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Edelman Escape

The Enduring Legacy of Edelman Escape

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Imagine having the time and the means to pursue a dream. What would you do? What would you learn? Thanks to Edelman, my dream became a reality last summer, and a mere seven days away from my desk afforded me a world of insight and newfound appreciation for the work we do at Edelman and the importance of making time to help others.

My adventure began when an email calling for Edelman Escape submissions from Laura Smith, U.S. human resources managing director, popped into my inbox, and I jumped at the chance to pursue an experience missing from my day-to-day life as a working professional. Edelman Escape gives Edelman employees the opportunity to apply for a paid mini-sabbatical for one week to realize a dream and provides $1,000 to help make it financially viable.

Inspired by my grandparents’ struggle with cancer and my longstanding love of working with children, the call for applications spurred me to search for volunteer opportunities at childhood cancer camps across the country. As an Edelman Escape recipient, I was able to accept an offer to assist the longtime arts and crafts director at a camp in Waialua, Hawaii, called Camp Ānuenue (the word for “rainbow” in Hawaiian).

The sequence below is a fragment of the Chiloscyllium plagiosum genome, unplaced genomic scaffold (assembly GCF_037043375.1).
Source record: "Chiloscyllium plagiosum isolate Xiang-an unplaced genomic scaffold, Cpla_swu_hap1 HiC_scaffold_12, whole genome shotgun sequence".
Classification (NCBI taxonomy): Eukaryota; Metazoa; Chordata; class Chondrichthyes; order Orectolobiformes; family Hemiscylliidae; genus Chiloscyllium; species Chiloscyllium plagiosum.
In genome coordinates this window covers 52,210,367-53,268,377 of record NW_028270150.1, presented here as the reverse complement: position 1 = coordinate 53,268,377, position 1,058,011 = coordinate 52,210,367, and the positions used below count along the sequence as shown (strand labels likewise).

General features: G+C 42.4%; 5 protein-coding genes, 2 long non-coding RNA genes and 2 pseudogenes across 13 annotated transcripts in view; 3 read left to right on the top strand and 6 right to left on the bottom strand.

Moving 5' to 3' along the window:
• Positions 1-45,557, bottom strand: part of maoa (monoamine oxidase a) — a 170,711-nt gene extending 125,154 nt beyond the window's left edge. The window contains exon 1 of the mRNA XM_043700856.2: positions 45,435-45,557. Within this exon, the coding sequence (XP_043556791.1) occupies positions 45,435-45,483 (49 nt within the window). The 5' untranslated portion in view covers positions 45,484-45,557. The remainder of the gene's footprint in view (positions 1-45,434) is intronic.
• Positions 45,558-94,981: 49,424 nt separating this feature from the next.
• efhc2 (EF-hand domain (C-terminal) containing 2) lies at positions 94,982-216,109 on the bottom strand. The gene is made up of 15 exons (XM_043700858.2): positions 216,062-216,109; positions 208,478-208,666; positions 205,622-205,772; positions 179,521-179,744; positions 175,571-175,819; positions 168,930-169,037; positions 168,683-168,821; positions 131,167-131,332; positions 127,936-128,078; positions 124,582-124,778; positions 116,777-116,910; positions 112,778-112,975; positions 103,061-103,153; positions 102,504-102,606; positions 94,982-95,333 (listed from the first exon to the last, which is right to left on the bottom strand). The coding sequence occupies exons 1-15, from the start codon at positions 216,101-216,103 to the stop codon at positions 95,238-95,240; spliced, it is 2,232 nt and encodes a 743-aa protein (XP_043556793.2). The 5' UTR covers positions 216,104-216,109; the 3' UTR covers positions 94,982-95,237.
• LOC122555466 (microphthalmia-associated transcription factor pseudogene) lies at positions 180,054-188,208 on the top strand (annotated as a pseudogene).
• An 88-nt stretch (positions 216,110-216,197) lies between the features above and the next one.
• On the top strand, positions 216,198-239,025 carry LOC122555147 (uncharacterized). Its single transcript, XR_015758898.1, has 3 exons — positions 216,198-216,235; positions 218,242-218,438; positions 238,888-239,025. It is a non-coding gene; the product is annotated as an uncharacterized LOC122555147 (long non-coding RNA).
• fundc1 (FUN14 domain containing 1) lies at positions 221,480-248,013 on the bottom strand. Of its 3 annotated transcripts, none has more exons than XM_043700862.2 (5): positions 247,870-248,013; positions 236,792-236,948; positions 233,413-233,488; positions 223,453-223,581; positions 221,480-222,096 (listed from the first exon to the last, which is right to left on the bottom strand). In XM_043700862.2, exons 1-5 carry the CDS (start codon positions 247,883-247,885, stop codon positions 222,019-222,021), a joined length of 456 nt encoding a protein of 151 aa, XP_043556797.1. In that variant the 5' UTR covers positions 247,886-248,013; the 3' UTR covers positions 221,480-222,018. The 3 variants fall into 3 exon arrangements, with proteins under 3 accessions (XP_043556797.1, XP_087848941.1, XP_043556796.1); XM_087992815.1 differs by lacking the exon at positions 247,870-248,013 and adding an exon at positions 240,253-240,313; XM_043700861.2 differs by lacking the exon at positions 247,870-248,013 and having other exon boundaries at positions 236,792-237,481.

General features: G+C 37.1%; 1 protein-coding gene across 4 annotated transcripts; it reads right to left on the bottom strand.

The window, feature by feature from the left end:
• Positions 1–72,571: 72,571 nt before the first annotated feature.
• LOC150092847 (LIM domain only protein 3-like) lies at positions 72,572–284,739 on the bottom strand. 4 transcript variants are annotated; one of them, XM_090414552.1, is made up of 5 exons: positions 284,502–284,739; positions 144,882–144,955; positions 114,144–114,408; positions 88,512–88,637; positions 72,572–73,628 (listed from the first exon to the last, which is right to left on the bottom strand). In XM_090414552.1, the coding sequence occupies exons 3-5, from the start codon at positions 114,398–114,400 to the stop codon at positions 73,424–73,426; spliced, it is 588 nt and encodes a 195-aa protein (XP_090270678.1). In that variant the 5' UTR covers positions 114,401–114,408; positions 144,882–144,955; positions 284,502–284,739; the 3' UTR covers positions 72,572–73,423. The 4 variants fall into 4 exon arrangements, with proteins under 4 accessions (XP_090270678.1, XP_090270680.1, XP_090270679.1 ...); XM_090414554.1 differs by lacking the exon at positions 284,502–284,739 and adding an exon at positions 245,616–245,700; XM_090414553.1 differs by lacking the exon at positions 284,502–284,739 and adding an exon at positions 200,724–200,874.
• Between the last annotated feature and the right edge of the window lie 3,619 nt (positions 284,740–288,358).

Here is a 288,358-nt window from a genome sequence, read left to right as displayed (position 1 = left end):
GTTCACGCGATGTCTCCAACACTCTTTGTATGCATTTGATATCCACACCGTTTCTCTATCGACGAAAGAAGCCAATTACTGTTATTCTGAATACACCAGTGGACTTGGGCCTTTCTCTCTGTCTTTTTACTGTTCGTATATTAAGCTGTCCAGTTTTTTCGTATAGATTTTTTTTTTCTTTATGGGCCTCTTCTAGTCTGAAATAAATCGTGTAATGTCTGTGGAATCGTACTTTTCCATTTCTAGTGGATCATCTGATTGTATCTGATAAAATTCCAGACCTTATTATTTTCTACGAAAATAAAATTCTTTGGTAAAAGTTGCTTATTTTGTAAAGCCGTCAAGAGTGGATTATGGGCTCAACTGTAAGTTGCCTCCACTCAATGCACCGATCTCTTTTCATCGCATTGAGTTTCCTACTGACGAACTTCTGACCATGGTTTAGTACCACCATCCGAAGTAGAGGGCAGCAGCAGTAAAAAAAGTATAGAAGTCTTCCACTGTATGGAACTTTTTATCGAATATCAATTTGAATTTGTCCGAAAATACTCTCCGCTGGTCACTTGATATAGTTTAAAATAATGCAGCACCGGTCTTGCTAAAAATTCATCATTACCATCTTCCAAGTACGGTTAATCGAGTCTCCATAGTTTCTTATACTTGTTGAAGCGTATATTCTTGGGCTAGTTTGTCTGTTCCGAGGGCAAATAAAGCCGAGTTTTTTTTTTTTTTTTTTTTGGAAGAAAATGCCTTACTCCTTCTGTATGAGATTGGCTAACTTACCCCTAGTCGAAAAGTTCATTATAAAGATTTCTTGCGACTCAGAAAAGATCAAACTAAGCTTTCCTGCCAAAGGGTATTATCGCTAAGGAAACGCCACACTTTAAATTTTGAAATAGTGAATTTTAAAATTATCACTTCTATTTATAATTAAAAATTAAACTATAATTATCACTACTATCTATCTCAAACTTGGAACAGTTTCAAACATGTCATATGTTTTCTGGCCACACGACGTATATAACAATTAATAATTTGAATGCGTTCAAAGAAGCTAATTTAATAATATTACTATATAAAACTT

The children who attend the camp each year have faced challenges and loss few can relate to, and yet are the bravest and most generous children I have ever met. Camp is a fun-filled week of respite for children and families who must deal with the physical and emotional tolls of cancer. With activities including a bonfire with Hawaiian Fire Dancers, a kid-friendly casino night and a carnival night replete with shaved ice, cotton candy and inflatable games, there is little room for the campers to think of anything but the fun of the present moment.

All year round, the camp directors expend an enormous amount of energy planning the week’s logistics and activities, all made possible by a multitude of dedicated volunteers who make the commitment year in and year out to be a part of the magic and community that is Camp Ānuenue. The experience was so transformative that I made it my mission to return to camp again this year, which was the perfect sequel to last year’s Escape.

Because Edelman is a company that cares about its people and the role we play in the world around us, I now know firsthand why campers and staff look forward to Camp Ānuenue all year long and how lucky I am to have been part of it two years in a row. Through this experience, I gained a unique perspective on living life to the fullest, as well as the lasting power of a week filled with smiles, laughter and friendship – without a trace of fear.

Katherine Tannon is a senior account executive in Washington, D.C.’s Health practice.

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